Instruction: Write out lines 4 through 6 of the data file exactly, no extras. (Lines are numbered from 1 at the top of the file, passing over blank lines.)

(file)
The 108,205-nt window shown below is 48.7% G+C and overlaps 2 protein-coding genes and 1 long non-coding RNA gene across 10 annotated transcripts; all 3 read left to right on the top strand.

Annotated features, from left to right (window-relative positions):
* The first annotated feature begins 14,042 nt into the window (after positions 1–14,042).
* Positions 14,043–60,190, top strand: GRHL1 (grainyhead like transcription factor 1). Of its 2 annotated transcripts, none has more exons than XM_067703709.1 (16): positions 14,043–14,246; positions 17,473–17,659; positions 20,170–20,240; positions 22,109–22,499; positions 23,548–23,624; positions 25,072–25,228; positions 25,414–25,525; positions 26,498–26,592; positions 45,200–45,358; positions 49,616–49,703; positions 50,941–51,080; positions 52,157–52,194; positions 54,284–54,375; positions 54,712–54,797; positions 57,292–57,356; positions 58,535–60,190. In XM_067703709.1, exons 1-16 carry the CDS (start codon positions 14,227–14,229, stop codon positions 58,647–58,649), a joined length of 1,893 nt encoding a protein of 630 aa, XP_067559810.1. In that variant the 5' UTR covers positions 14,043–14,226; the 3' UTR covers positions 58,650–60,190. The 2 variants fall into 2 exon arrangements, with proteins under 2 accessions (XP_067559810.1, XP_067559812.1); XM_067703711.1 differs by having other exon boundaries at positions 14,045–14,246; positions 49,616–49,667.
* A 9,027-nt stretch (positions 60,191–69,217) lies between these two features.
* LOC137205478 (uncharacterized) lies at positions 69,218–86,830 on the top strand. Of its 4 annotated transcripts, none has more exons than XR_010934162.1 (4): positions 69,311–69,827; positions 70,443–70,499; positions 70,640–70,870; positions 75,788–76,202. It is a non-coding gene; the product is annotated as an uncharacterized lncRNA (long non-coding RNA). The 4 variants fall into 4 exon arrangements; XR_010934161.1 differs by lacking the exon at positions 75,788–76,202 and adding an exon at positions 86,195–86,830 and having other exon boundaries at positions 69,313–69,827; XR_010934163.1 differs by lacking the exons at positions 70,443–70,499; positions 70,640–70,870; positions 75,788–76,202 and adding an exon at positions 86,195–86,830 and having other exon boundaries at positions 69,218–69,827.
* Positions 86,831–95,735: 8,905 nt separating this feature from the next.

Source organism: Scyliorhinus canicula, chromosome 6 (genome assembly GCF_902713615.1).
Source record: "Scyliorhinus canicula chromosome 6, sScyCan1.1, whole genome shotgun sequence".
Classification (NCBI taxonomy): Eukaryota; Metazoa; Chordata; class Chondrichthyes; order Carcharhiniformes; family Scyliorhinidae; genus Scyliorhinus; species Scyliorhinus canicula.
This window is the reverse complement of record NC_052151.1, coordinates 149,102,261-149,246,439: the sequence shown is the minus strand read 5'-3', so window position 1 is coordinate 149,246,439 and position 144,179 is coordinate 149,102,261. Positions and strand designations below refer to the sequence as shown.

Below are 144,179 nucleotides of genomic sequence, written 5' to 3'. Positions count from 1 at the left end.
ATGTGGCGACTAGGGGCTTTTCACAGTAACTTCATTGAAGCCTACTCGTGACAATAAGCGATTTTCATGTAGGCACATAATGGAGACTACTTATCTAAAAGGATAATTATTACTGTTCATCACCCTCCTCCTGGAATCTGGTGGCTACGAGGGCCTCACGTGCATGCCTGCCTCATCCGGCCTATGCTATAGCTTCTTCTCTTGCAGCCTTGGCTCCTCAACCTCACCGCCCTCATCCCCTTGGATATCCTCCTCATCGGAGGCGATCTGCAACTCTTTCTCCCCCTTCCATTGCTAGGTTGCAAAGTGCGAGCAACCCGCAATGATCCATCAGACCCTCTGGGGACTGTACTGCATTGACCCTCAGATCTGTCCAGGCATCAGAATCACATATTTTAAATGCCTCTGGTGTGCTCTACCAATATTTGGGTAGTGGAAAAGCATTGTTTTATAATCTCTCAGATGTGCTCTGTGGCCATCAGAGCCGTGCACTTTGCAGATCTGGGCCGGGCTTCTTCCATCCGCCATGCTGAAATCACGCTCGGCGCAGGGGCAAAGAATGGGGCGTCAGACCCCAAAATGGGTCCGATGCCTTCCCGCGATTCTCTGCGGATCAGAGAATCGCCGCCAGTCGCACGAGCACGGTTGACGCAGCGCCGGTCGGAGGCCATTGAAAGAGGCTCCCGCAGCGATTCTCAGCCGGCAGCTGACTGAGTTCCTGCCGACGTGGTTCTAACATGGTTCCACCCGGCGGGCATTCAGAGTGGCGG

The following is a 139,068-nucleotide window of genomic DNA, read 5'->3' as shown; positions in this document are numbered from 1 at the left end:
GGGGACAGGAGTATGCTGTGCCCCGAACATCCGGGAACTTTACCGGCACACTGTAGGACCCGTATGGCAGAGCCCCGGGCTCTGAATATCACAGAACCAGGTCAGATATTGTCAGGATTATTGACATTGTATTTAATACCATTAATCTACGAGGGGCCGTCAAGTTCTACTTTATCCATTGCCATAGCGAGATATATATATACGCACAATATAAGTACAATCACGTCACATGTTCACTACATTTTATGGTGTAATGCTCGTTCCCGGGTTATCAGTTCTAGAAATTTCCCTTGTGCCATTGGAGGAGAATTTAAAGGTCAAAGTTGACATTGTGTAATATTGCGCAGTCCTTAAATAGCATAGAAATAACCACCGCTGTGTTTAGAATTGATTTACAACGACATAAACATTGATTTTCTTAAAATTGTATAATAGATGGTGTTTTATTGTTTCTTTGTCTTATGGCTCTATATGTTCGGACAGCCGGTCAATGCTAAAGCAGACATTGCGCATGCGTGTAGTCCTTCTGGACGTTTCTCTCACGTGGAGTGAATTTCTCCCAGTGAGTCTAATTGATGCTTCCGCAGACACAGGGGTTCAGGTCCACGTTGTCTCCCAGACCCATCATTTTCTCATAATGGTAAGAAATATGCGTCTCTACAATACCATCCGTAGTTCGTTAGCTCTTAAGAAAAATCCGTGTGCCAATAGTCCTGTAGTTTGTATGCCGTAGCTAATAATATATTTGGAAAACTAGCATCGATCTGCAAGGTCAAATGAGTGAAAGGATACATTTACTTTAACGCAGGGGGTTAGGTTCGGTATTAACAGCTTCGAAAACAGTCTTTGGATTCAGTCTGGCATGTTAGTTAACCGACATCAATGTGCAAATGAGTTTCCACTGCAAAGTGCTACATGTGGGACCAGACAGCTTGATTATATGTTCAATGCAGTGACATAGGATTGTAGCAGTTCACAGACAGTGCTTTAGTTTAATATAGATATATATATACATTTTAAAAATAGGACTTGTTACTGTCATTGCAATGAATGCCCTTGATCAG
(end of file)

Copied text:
* Positions 14,043–60,190, top strand: GRHL1 (grainyhead like transcription factor 1). Of its 2 annotated transcripts, none has more exons than XM_067703709.1 (16): positions 14,043–14,246; positions 17,473–17,659; positions 20,170–20,240; positions 22,109–22,499; positions 23,548–23,624; positions 25,072–25,228; positions 25,414–25,525; positions 26,498–26,592; positions 45,200–45,358; positions 49,616–49,703; positions 50,941–51,080; positions 52,157–52,194; positions 54,284–54,375; positions 54,712–54,797; positions 57,292–57,356; positions 58,535–60,190. In XM_067703709.1, exons 1-16 carry the CDS (start codon positions 14,227–14,229, stop codon positions 58,647–58,649), a joined length of 1,893 nt encoding a protein of 630 aa, XP_067559810.1. In that variant the 5' UTR covers positions 14,043–14,226; the 3' UTR covers positions 58,650–60,190. The 2 variants fall into 2 exon arrangements, with proteins under 2 accessions (XP_067559810.1, XP_067559812.1); XM_067703711.1 differs by having other exon boundaries at positions 14,045–14,246; positions 49,616–49,667.
* A 9,027-nt stretch (positions 60,191–69,217) lies between these two features.
* LOC137205478 (uncharacterized) lies at positions 69,218–86,830 on the top strand. Of its 4 annotated transcripts, none has more exons than XR_010934162.1 (4): positions 69,311–69,827; positions 70,443–70,499; positions 70,640–70,870; positions 75,788–76,202. It is a non-coding gene; the product is annotated as an uncharacterized lncRNA (long non-coding RNA). The 4 variants fall into 4 exon arrangements; XR_010934161.1 differs by lacking the exon at positions 75,788–76,202 and adding an exon at positions 86,195–86,830 and having other exon boundaries at positions 69,313–69,827; XR_010934163.1 differs by lacking the exons at positions 70,443–70,499; positions 70,640–70,870; positions 75,788–76,202 and adding an exon at positions 86,195–86,830 and having other exon boundaries at positions 69,218–69,827.